I think it should be clear that the desire for a parliament, or for other specifically Welsh institutions, does not really stem from a wish for better government or for better institutions. Indeed, the question of the quality of the institutions does not really enter into it, being taken for granted. The primary requirement is that they should be exclusive. This is in order to obtain status in their own eyes—self-respect, one might call it. That is understandable, and that is why the nationalists, and what have been called the quasi-nationalists, are always full of complaints about how hard-done-by they are by the English, to whom they see themselves as being in subjection.

So they have been pushed on by a powerful sense of grievance, aided and abetted over the period of a century by ethnically-minded English people who have scented historical romance within easy travelling distance. If these people did not hold their mystical view of history, and if they did not insist upon politically and artificially dividing the Welsh from the English, along a fictitious border which was drawn in the Middle Ages and which is totally irrelevant to modern life, they would never have manoeuvred themselves into thinking that they were a politically emergent nation, and they would never have cast us, the Welsh, in the role of political juveniles.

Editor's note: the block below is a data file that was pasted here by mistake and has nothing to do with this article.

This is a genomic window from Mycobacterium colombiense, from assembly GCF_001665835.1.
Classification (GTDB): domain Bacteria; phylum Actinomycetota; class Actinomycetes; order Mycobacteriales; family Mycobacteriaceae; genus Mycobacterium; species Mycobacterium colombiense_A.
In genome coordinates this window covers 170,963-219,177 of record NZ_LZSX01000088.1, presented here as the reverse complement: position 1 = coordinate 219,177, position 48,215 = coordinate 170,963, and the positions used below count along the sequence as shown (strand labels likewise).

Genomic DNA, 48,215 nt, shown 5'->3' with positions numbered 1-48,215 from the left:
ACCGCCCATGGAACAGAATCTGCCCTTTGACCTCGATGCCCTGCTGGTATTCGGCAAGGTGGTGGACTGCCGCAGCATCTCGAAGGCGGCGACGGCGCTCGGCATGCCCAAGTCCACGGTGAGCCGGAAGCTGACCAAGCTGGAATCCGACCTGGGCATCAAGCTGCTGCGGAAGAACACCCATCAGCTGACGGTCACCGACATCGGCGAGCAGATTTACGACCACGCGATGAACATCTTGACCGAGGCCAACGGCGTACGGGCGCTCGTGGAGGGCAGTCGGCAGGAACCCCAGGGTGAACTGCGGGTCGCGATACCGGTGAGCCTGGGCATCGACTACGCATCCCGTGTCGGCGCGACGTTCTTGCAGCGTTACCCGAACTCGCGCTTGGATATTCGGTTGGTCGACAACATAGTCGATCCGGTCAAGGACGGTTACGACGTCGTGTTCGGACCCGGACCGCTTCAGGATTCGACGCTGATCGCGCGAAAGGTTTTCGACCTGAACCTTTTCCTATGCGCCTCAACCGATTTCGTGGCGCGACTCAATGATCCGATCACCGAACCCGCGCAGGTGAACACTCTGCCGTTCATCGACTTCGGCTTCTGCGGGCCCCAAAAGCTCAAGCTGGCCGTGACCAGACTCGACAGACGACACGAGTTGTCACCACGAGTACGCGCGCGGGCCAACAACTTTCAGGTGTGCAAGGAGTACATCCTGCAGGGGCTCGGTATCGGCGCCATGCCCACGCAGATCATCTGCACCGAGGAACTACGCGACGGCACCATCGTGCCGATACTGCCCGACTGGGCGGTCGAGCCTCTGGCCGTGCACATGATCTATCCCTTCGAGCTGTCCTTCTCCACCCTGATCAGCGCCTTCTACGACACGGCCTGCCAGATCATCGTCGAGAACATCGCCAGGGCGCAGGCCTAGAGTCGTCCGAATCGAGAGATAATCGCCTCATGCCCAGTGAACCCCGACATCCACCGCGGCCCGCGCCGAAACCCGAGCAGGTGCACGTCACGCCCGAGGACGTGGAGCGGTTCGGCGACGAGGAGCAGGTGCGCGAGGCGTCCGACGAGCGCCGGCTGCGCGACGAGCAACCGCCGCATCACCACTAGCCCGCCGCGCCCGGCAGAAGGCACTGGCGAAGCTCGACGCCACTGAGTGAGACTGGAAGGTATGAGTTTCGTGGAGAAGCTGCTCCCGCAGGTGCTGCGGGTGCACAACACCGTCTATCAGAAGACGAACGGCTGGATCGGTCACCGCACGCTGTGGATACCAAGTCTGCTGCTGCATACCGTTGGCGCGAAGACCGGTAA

Plaid Cymru knows what it believes in, and says that a separate Wales will never join the political grown-ups unless it goes independent. They are right, and I respect them for their views even though they are frankly racialist, and although their small following is bigger than they deserve. But what caused this Act to be brought in and passed were pressures from the quasi-nationalists, who really do not know what they believe in, and who go around with great big chips on their shoulders. They would like to pass on to us all their sense of inferiority and grievance.

They have been playing at Wales being a nation, and have inflicted upon us a kind of second-class nation status, and I believe that they created a worse kind of Government than if we had remained integrated with England. They have been in the habit of claiming to speak for none other than all the people in Wales. One continually hears them saying how the people of Wales want this and the people of Wales think that. But until recently the people of Wales had not been asked what they want or what they think, and the referendum in the secrecy of the ballot box showed, I believe, how few adherents these nationalists actually have.